My talk was basically a re-cap of my life in the past ten years, with an emphasis on how my life had been transformed, ever since I had been diagnosed with a neurological condition, from a happy-go, care-free and globe-trotting mathematician to one whose mobility had been reduced to whizzing around in a wheelchair - when I was fortunate enough to find myself in a barrier-free environment which permitted such `whizzing around'. I talked about some of the incidents leading up to my periodically writing pieces in this column. I also spoke about how I had been very fortunate to be working in a very supportive institution, and made some off-the-cuff remarks on how organisations could help in attaining a more inclusive society.
My talk went off fairly well in that it seemed to have struck a responsive chord in many of the young managers I had addressed. I was asked quite a few questions after the talk, the common denominator of many of them being: What do you think we, as an organisation, can do in helping to attain that elusive state of `an inclusive society' which you speak longingly about? At that time, I could not come up with snappy answers to many questions; I found myself saying that I was myself new to the game, was just becoming increasingly aware of the problem, did not presume to have any answers, and was merely asking my audience to recognise the existence of the problem, be increasingly sensitive to it, and try to formulate workable answers in the context of their own organisations.
I shall now venture to suggest some answers to the italicised question above, the appropriateness of these different proposals being a function of how far down the road the concerned organisation has progressed towards the desired objective:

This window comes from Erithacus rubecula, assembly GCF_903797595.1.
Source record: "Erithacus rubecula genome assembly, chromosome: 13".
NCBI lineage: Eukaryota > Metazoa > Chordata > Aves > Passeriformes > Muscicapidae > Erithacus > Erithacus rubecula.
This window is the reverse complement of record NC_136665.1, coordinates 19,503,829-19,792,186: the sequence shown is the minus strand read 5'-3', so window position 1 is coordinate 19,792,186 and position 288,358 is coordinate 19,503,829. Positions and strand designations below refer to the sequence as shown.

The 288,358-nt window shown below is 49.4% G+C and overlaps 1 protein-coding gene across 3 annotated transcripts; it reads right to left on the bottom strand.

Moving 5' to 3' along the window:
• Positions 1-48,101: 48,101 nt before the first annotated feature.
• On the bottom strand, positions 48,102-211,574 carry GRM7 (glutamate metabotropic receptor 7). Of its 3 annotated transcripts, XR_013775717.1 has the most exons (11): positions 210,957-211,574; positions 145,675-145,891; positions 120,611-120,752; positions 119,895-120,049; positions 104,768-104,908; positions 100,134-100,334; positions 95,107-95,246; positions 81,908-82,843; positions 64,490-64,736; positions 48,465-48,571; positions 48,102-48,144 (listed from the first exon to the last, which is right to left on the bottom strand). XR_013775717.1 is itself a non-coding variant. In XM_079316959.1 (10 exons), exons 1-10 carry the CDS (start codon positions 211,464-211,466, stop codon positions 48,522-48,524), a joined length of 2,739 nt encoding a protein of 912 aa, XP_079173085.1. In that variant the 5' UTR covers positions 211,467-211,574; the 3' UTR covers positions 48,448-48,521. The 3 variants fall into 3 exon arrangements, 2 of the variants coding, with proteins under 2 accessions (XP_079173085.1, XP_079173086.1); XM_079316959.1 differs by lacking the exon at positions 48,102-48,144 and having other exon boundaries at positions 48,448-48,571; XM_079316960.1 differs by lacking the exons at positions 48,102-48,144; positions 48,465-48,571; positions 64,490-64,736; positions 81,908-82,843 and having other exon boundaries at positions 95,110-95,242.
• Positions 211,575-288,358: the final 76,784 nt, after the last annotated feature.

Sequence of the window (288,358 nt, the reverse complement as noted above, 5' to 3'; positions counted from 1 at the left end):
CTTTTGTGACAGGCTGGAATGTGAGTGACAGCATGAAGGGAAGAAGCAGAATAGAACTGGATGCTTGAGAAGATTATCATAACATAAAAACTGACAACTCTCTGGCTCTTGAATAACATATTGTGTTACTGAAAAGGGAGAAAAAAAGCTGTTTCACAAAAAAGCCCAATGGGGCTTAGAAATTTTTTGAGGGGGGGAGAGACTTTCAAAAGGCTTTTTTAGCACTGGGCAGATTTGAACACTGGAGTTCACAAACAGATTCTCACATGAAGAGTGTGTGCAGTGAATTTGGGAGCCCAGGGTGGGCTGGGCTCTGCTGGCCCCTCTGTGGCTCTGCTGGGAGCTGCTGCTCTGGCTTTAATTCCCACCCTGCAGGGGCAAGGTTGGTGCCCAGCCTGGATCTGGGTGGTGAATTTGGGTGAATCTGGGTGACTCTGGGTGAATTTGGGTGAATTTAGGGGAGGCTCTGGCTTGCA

- Make it a point to hire people with some manner of inability, preferably also in the human resources department; such a hire would help to:
- identify the kinds of work which can be competently performed by employees with specific disabilities;
- design a testing procedure which could identify the better qualified/competent among the disabled applicants for jobs;
- put in place an efficient orientation programme to help a new employee learn the ropes quickly; it might not be a bad idea to assign a mentor to each fresh recruit with disability, The role of this mentor would be to basically `hold hands' until the difficult initial gestation period is past. She would make it her business to identify the several special difficulties encountered - physically and psychologically - in the work-place, and ensure that her ward is not unreasonably harrassed or victimised by such of her colleagues who might get their jollies by bullying defenceless people!
- Identify a section of the organisation, which would normally attend to the periodic infrastructural needs, and be assigned the specific task of improving the state of accessibility of the work-place; here are some of the sort of things they could concern themselves with:
- conduct periodic `access audits' of the work-place;
- make sure that adequate `handicapped parking' spots are assigned and made available to people and in choice spots which would minimise the distance from their parking spot to their seat of work; and levy hefty penalties when these `plum spots' are poached by non-disabled people;
- install braille signs and auditory signals in elevators (for the visually impaired);
- have evening classes to educate your colleagues on sign-languages and braille so as to better communicate with your hearing and visually impaired colleagues;
- create a barrier-free environment - meaning ramps wherever there are stairs, accessible toilets, etc. - if you have employees using wheelchairs;
- pro-actively think and act on how potential problems faced by people with different manners of disabilities can be minimised by thoughtful infra-structural design.
- an opportunity to work and be productive members of society;
- a work-place that is sensitive to our special needs, as against victimising us for having them; and
- an inclusive environment that permits us to contribute our mite to society and lead fruitful lives with dignity.